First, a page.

US culture plays role in sexual assaultBy Ruth Bishop | 09/14/2015 7:34am
Sexual assaults are clearly a huge issue on college campuses, including our own. According to the National Intimate Partner and Sexual Violence Survey, nearly 1 in 3 women and 1 in 7 men reported being victims of rape, beating or other forms of sexual assault. And perhaps equally frightening is that 80 percent of sexual assaults occurred before age 25.
Comprehensive sex education is often promoted as a possible solution for reducing the alarming rate of sexual assault, and for good reason. Comprehensive sexual education focuses not only on STI transmission or contraception/abstinence but on sexual decision-making, safety, respect and the formation of healthy relationships. Evaluations of comprehensive sexual education have also consistently shown that it does not lead to earlier or more frequent sex, and is actually more effective than abstinence-only education in reducing unwanted pregnancy and rates of HIV/STI infection.
Nationally-mandated comprehensive sexual education would be a step in the right direction, but its results on decreasing the number of sexual assaults are not clear since there has been little research done on this topic. I think that in addition to these measures, we, as students and as a society, must engage our culture and question its messages in order to eliminate sexual assault.
Power dynamics and stereotypical gender norms can negatively impact sexuality in that they are often restrictive, unhealthy and unrealistic. In U.S. culture, men are represented as aggressive and dominating sexual pursuers whereas women are seen as passive recipients with the sole responsibility of resisting sexual advances. These norms perpetuate sexual violence in that they promote female submission and male dominance and fail to recognize the range of healthy ways humans can sexually interact.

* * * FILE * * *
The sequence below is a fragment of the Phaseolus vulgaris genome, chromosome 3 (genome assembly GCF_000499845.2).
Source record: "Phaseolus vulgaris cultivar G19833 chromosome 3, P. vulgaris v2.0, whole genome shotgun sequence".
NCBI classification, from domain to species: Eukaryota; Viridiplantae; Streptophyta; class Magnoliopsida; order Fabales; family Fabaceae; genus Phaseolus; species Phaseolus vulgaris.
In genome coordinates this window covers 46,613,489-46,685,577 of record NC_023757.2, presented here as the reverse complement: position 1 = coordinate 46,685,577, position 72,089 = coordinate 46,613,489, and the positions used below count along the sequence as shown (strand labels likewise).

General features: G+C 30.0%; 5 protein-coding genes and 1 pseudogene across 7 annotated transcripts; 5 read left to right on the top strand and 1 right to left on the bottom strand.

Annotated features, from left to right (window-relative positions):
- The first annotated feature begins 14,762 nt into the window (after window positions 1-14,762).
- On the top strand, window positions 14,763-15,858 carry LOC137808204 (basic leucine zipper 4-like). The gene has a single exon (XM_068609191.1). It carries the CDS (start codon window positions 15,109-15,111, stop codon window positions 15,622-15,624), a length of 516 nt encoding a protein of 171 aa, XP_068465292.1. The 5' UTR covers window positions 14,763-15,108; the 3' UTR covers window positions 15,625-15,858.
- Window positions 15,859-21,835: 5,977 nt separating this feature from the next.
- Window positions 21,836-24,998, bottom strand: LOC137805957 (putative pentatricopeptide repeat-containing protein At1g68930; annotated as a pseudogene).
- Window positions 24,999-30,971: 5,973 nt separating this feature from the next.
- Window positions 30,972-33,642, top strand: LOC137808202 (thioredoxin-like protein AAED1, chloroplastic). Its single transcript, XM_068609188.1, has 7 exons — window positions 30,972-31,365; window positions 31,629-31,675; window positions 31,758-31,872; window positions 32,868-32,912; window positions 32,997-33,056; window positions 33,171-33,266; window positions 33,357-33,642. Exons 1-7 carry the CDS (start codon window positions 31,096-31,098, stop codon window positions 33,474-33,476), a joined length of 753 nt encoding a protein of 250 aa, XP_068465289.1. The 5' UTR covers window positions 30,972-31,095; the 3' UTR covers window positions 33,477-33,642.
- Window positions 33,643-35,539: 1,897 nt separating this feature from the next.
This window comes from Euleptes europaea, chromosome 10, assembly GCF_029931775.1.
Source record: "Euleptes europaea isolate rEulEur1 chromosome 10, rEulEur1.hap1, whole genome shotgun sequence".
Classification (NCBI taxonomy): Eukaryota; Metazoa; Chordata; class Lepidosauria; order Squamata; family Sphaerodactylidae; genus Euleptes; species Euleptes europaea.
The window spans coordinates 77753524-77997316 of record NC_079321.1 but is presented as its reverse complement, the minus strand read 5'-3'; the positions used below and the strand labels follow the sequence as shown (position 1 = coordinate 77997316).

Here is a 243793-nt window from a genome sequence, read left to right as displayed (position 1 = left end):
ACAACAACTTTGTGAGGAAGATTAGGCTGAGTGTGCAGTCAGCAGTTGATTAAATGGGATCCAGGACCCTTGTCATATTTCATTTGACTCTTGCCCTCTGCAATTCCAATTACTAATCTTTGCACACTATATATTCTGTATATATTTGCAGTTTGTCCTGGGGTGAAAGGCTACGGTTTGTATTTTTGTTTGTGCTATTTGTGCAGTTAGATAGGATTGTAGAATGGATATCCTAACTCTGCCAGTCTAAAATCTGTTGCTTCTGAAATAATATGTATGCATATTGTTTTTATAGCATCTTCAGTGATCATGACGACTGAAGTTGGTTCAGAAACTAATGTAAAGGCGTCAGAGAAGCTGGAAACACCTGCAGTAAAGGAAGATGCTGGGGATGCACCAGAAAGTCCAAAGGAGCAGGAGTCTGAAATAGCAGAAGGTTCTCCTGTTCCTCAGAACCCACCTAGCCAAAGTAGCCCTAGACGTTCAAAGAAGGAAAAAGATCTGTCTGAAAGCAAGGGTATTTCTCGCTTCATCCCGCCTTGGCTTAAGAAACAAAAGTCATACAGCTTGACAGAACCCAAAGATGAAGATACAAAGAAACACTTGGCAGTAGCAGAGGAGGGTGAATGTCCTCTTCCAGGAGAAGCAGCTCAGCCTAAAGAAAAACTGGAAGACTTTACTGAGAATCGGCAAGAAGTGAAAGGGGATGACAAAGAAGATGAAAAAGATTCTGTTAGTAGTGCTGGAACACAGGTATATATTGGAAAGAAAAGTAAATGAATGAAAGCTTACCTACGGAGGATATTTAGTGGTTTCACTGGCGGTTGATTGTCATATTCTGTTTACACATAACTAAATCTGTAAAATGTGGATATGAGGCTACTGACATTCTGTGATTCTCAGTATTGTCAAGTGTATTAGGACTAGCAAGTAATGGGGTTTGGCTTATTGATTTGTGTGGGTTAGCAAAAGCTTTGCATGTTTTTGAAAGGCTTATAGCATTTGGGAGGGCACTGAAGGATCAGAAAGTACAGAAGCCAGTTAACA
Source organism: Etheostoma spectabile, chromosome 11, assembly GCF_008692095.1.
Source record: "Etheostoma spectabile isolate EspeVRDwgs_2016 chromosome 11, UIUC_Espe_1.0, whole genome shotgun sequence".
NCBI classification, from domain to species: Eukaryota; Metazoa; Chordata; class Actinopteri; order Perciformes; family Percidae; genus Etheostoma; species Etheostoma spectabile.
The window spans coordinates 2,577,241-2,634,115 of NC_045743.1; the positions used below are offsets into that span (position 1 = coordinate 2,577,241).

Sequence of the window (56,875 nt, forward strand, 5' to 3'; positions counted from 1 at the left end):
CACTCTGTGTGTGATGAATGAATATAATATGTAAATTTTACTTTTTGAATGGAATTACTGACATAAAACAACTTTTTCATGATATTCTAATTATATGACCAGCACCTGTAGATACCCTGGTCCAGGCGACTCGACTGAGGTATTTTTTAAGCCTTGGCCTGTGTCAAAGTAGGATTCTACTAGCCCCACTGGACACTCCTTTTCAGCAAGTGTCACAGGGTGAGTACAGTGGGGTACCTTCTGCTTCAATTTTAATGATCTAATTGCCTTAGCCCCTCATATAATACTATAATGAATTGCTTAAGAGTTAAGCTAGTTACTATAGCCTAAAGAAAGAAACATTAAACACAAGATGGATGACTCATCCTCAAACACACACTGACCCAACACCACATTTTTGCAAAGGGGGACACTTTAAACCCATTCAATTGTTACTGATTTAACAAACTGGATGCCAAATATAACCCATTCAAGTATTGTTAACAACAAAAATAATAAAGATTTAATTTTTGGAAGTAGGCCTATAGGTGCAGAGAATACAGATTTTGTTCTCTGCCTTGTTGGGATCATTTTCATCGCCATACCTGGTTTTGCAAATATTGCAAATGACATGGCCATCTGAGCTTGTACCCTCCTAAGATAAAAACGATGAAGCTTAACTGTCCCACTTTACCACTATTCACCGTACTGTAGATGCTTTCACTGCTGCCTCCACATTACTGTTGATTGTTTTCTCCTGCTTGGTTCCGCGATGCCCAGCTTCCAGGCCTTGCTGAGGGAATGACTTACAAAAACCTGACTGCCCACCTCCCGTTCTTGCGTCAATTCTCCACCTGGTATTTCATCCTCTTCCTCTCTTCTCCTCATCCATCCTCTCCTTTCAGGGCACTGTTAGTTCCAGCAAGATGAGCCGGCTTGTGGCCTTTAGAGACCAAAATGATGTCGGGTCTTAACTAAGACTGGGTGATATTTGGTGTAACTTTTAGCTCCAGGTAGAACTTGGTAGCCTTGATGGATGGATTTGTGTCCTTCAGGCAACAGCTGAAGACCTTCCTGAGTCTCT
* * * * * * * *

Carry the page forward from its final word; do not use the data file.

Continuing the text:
We live in an oversexualized culture where sex is an expectation after X dates or Y beers, yet we are afraid of openly discussing our sexuality–in fact I would go so far as to say it is socially unacceptable to do so. Growing up, I remember being taught in school that sex was something dirty and wrong–only with a ring around my finger could I positively view sex. The U.S.’ cultural view of sex is paradoxical in that it is both casual and something to be ashamed of.
It is interesting that our very language provides proof of this contradiction: people “lose” their virginity and those who have sex outside of marriage are “whores” or “sluts” yet at the same time, those who have not yet had sex are “prudes.” How our language and culture instructs us to interact sexually is very much a part of the sexual assault issue in that we view sex as something to take rather than a gift to give someone else.
In every aspect of our media we see sex as a way to use another person to satisfy our own sexual needs. Sex is just another way to entertain ourselves and instantly gratify our desire for sexual pleasure. Our culture’s separation of sex from meaningful, loving relationships is dangerous as it leads to the notion that “I can just use and throw away this person’s body” without recognition of the emotional and psychological effects sex has on a person. As humans we cannot simply separate our instinctual sexual drives from ourselves. Viewing sex in a vacuum as a purely physical act is, in a way, denying what makes us human–we are not animals, but complex beings with emotions and thoughts. and we must take these into account in our cultural view of sex.
Perpetrators of sexual assault see sex as only physical and short-sighted–they fail to take into account the psychological and emotional complexities surrounding sex and thus fail to see the long-lasting negative effects of their actions on their victims. Perhaps if we can emphasize a more positive, realistic view of sex among young people, potential assailants will think twice about sexually-assaulting their prospective victims.
To eliminate sexual assault, we cannot just promote comprehensive sex education. We must challenge the aspects of our culture that condone misogyny, restricted gender roles and sexual bullying. And most importantly, we must act counter-culturally to change the very meaning of sex in our society.
Ruth Bishop is a senior majoring in Spanish and biology. Her column runs biweekly on Mondays.